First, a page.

Hdgd small 090114The above slab is a carbonate hardground from the Liberty Formation (Upper Ordovician) of southern Ohio. Carbonate hardgrounds are cemented seafloors, so we’re actually looking at the hard rocky bottom of an Ordovician sea. I’ve long found the idea of a hardground fascinating — it is like a bit of ancient time frozen before us. This hardground is especially interesting because of the fossils associated with it. The knobby nature of the surface is probably due to a burrow system that was preferentially cemented and then exhumed by currents that washed away the loose sediment. The intersecting tunnels, now ridges, provided numerous crannies for encrusting, boring and nestling organisms to inhabit. The high points hosted encrusting bryozoans that needed currents for their filter-feeding.

brach coral 090114There are several shelly fossils found in the low points of this hardground surface. The brachiopod in the upper left is the orthid Plaesiomys subquadrata (Hall, 1847), and the conical rugose coral in the lower right is Grewingkia canadensis (Billings, 1862)

two corals 090114Here is another detailed view of the hardground showing a second rugose coral on the left. I suspect that the corals and maybe even the brachiopod are actually in place (or “in situ” to use the fancy words). I’ve seen such occurrences before and passed them off as just examples of loose fossils rolling into holes. Here, though, we can see that both corals have the calyx (the cup in which the coral polyp was located) facing upwards. These G. canadensis corals did not attach to hard substrates like some of their cousins, but lay recumbent and curved upwards on the seafloor. What better place to do so than in the cozy hollows of a hardground?

This slab is certainly a nice vignette of a marine community nearly 450 million years old.

References:

Billings, E. 1862. New species of fossils from different parts of the Lower, Middle, and Upper Silurian rocks of Canada. Paleozoic Fossils, Volume 1, Canadian Geological Survey, p. 96-168.

Hall, J. 1847. Paleontology of New York, v. 1: Albany, State of New York, 338 p.

Palmer, T.J. 1982. Cambrian to Cretaceous changes in hardground communities. Lethaia 15: 309–323.

Wilson, M.A. and Palmer, T.J. 1992. Hardgrounds and hardground faunas. University of Wales, Aberystwyth, Institute of Earth Studies Publications 9: 1–131.

Wooster’s Fossils of the Week: Rugose corals from the Upper Ordovician of Ohio

December 22nd, 2013

585px-LibertyFormationSlab092313College of Wooster student Willy Nelson spotted and collected up this beautiful Liberty Formation slab on our 2013 Invertebrate Paleontology course field trip to the Upper Ordovician of the Caesar Creek area in southern Ohio. There are many exquisite fossils on this apparent carbonate hardground (a cemented seafloor), the most prominent of which are the four linked circular corallites in the top center. They are of the species Streptelasma divaricans (Nicholson, 1875), shown in more detail below.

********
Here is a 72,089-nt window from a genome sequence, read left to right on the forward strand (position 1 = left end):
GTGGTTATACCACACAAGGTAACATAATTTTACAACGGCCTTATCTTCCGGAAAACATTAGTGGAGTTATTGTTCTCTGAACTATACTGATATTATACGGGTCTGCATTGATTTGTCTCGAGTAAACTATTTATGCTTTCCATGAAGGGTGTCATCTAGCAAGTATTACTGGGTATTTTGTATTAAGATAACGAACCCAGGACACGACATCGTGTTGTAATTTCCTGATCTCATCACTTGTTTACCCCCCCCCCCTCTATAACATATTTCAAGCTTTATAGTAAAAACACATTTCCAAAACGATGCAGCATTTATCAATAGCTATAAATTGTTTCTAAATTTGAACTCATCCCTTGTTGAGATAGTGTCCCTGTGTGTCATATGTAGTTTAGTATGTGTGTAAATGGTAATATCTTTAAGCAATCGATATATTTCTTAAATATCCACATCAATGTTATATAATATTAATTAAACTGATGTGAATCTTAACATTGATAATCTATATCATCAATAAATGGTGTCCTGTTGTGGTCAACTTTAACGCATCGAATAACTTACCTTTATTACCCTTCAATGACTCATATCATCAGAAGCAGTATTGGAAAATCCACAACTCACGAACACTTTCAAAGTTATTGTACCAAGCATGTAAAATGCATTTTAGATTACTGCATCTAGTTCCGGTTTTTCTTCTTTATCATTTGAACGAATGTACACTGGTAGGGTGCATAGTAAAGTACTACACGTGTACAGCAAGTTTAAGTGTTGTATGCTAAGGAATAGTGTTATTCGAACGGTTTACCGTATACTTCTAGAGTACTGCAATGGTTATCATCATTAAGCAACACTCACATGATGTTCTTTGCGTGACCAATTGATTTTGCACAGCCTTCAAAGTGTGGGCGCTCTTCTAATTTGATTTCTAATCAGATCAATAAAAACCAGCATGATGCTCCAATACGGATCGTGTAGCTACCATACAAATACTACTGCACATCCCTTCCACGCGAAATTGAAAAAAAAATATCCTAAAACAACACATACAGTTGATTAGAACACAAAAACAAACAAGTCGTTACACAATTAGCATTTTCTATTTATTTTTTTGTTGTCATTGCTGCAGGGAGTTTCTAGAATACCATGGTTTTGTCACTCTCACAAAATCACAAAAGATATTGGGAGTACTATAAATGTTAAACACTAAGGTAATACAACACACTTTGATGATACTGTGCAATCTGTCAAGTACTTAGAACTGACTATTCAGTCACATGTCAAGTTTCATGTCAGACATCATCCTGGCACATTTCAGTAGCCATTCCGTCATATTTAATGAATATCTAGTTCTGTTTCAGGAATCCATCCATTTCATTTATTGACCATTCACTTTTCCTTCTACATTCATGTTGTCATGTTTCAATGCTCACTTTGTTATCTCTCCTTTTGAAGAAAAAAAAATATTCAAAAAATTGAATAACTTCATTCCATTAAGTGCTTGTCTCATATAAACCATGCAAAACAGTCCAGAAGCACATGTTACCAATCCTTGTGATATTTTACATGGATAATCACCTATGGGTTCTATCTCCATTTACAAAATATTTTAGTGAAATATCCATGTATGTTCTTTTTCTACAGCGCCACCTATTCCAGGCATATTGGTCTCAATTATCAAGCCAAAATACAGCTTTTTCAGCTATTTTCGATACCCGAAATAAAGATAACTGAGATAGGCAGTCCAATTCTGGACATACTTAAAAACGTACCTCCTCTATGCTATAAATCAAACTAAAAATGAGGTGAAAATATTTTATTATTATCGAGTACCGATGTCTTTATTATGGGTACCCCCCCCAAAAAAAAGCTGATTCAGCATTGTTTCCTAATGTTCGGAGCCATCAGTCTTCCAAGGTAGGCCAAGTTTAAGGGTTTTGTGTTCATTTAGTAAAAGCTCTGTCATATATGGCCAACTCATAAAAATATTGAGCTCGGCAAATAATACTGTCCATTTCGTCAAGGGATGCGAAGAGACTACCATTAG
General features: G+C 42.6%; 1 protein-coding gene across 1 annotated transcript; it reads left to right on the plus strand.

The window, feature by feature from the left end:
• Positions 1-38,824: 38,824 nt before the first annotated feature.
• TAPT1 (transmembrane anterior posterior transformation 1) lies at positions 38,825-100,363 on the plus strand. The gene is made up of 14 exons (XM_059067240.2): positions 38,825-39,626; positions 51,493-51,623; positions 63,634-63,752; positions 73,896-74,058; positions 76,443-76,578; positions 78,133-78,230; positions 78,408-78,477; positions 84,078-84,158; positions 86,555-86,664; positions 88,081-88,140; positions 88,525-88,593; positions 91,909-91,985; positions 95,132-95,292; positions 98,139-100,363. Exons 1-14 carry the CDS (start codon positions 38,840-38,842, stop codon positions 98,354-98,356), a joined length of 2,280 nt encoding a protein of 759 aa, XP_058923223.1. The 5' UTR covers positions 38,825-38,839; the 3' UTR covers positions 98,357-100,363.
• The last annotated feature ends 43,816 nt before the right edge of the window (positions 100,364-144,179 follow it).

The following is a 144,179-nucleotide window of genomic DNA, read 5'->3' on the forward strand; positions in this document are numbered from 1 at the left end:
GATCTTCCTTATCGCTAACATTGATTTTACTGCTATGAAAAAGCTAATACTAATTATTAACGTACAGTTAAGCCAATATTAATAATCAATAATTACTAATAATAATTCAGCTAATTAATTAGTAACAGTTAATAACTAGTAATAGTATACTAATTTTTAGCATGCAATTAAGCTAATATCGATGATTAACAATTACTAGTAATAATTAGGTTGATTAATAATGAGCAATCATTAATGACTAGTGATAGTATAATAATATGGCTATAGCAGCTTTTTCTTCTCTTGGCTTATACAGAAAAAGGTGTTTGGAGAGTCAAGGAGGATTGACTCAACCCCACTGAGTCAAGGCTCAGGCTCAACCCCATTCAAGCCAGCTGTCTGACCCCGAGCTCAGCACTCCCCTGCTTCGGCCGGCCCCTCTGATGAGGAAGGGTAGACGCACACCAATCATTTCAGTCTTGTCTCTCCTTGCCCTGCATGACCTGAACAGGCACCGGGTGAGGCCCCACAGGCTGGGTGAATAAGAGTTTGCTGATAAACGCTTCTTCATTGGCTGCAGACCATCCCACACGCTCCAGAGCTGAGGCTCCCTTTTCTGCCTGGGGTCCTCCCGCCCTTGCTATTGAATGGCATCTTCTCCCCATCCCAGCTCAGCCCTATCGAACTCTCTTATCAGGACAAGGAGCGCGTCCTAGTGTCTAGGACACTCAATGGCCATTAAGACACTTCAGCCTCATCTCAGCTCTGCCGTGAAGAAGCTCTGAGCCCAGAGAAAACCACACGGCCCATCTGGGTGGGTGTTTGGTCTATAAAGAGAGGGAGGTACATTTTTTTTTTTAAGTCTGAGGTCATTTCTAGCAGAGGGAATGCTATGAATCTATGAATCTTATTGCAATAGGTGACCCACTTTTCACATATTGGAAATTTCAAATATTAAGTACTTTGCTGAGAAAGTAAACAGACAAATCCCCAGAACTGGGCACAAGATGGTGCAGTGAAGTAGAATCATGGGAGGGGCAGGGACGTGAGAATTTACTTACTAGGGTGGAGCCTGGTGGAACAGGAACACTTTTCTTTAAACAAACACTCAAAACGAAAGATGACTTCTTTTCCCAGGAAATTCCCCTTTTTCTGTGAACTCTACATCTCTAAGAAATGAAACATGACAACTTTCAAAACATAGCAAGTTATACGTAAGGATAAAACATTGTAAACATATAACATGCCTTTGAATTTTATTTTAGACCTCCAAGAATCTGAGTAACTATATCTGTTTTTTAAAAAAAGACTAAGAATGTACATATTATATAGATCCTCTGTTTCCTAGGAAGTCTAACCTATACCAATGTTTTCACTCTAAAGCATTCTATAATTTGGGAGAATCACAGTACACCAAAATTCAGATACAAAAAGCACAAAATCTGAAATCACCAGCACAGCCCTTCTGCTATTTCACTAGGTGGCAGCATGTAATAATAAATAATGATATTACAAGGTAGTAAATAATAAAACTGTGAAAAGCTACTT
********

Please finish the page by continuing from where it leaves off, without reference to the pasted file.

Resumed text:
Streptelasma divaricans (Nicholson, 1875) 585Streptelasma divaricans is a rugose coral, a prominent order that dominated the Paleozoic coral world from the Ordovician into the Permian. Unlike most rugose corals, it usually is found attached to some hard surface like a shell, rock or hardground. S. divaricans is relatively rare in the Upper Ordovician of the Cincinnati area compared to its free-living cousin Grewingkia canadensis. In its adult form (as seen here) it can have about 60 septa (vertical partitions radiating from the center), alternating from small to large and often with a twist at the center. In life there would have been a tentacle-bearing polyp sitting in each of these septate cups (corallites) catching tiny prey as it passed by in the water currents. We presume that they lived much like modern corals today. S. divaricans was, by the way, an invading species in this Late Ordovician shallow sea community.

Streptelasma divaricans was named as Palaeophyllum divaricans in 1875 by Henry Alleyne Nicholson (1844-1899). We met Dr. Nicholson in an earlier blogpost. Astonishingly, one of our  geology majors in the paleontology course this semester is Brittany Nicholson, a direct descendant. Way cool.
WillyBrachiopodLepidocyclusperlamellosus092313Another nice fossil on Willy’s slab (in the upper right) is the rhynchonellid brachiopod Lepidocyclus perlamellosus, shown closer above.
WillyBivalve092313The curved, indented line in the middle of the slab (shown above) appears to be the outline of a bivalve shell. The original shell was made of aragonite and thus dissolved away very early (possibly even on the seafloor before burial). There is not enough shape remaining to identify it. The twig-like fossil with tiny holes above the scale is, of course, a trepostome bryozoan. You didn’t need me to tell you that!

References:

Elias, R.J. 1983. Middle and Upper Ordovician solitary rugose corals of the Cincinnati Arch region. United States Geological Survey Professional Paper 1066-N: 1-13.

Elias, R.J. 1989. Extinctions and origins of solitary rugose corals, latest Ordovician to earliest Silurian in North America. Fossil Cnidaria 5: 319-326.

Nicholson, H.A. 1875. Description of the corals of the Silurian and Devonian systems. Ohio Geological Survey Report, v. 2, part 2, p. 181-242.

Patzkowsky, M.E. and Holland, S.M. 2007. Diversity partitioning of a Late Ordovician marine biotic invasion: controls on diversity in regional ecosystems. Paleobiology 33: 295-309.